A shorter test does not necessarily make it less challenging, say some Ontario advisors, with CFPs particularly anxious to protect the standards of their respected designation.
Their sentiments come on the heels of the CFP Board’s decision to shorten the CFP certification exam in the United States, announced earlier this month.
The exam – which will transition to a computer-based testing platform – will be administered in one day – instead of a day-and-a-half – over six hours – instead of 10 hours. Content will also be reduced, decreasing the multiple-choice questions from 285 to 170.
“The U.S. financial planning certification is more serious than the Canadian one because the U.S. tax system is more complicated and leads to more complicated planning,” says Dean Paley, an Ontario financial planner based in Burlington. “If they are reducing the testing time, it may lead to a reduction in the amount of time spent learning the material.”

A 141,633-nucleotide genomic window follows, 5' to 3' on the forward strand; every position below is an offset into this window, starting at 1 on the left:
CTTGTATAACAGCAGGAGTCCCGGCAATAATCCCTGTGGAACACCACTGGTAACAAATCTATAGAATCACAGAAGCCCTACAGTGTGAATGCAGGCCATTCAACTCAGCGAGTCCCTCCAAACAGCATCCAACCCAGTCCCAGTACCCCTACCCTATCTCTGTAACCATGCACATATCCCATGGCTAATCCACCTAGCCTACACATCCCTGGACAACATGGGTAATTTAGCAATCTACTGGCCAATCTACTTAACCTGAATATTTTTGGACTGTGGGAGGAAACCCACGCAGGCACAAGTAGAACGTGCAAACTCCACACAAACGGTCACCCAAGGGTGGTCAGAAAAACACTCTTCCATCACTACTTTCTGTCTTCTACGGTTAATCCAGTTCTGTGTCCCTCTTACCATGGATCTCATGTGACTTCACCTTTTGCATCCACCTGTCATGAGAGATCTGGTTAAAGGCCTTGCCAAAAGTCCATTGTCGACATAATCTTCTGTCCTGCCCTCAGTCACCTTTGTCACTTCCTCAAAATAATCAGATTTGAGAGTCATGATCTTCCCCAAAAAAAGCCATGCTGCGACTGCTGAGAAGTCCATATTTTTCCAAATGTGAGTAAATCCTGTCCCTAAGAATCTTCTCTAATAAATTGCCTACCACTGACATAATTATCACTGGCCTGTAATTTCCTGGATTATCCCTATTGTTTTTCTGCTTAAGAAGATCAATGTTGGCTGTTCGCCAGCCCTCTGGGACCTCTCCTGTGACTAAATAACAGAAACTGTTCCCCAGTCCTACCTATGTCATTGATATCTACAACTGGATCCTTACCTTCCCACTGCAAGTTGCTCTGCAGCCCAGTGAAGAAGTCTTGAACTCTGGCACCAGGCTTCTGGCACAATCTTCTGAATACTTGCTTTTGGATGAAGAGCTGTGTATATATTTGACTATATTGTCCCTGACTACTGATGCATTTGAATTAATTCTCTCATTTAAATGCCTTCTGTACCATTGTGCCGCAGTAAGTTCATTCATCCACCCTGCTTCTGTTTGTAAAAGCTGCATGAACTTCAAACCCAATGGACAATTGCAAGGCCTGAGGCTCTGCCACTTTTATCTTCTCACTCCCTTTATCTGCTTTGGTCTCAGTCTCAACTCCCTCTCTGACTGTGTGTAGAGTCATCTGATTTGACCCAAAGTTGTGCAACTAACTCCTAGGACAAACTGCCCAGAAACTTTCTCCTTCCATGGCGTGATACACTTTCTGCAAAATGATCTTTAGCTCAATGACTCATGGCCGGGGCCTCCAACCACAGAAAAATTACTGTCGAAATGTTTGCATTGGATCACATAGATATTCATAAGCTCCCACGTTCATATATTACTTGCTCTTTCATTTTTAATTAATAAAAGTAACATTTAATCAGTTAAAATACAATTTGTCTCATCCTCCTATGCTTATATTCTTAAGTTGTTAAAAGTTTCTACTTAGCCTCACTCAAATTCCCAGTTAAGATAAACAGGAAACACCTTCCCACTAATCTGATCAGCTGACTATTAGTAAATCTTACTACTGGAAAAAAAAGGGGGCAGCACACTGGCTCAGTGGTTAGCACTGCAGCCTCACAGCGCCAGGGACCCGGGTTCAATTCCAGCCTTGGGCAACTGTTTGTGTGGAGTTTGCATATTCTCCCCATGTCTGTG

The board insists that the changes will not compromise the test’s integrity, nor will any essential financial planning material be sacrificed, including any ethical components.
But some may argue that the changes – including the switch to online – are being implemented simply to boost applicant numbers. According to a survey conducted by the board last summer, 69 per cent of financial planning students, who graduated between 2006 and 2011, have not taken the exam. As is the case in Canada – with the exception of Quebec – it is not mandatory to have CFP certification to practice financial planning in the U.S. (continued on Page 2)